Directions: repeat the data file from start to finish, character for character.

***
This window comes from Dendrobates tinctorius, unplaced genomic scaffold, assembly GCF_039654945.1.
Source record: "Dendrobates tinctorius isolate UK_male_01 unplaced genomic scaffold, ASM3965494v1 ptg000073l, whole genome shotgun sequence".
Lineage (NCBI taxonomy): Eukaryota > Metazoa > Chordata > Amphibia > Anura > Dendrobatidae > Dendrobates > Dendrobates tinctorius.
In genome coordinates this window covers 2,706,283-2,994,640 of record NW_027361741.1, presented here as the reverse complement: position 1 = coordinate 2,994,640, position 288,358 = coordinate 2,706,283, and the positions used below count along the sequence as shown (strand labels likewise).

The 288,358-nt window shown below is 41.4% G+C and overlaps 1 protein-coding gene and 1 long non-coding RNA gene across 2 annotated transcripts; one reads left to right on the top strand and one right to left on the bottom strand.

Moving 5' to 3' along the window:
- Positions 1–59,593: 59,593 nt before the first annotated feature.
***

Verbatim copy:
This window comes from Dendrobates tinctorius, unplaced genomic scaffold, assembly GCF_039654945.1.
Source record: "Dendrobates tinctorius isolate UK_male_01 unplaced genomic scaffold, ASM3965494v1 ptg000073l, whole genome shotgun sequence".
Lineage (NCBI taxonomy): Eukaryota > Metazoa > Chordata > Amphibia > Anura > Dendrobatidae > Dendrobates > Dendrobates tinctorius.
In genome coordinates this window covers 2,706,283-2,994,640 of record NW_027361741.1, presented here as the reverse complement: position 1 = coordinate 2,994,640, position 288,358 = coordinate 2,706,283, and the positions used below count along the sequence as shown (strand labels likewise).

The 288,358-nt window shown below is 41.4% G+C and overlaps 1 protein-coding gene and 1 long non-coding RNA gene across 2 annotated transcripts; one reads left to right on the top strand and one right to left on the bottom strand.

Moving 5' to 3' along the window:
- Positions 1–59,593: 59,593 nt before the first annotated feature.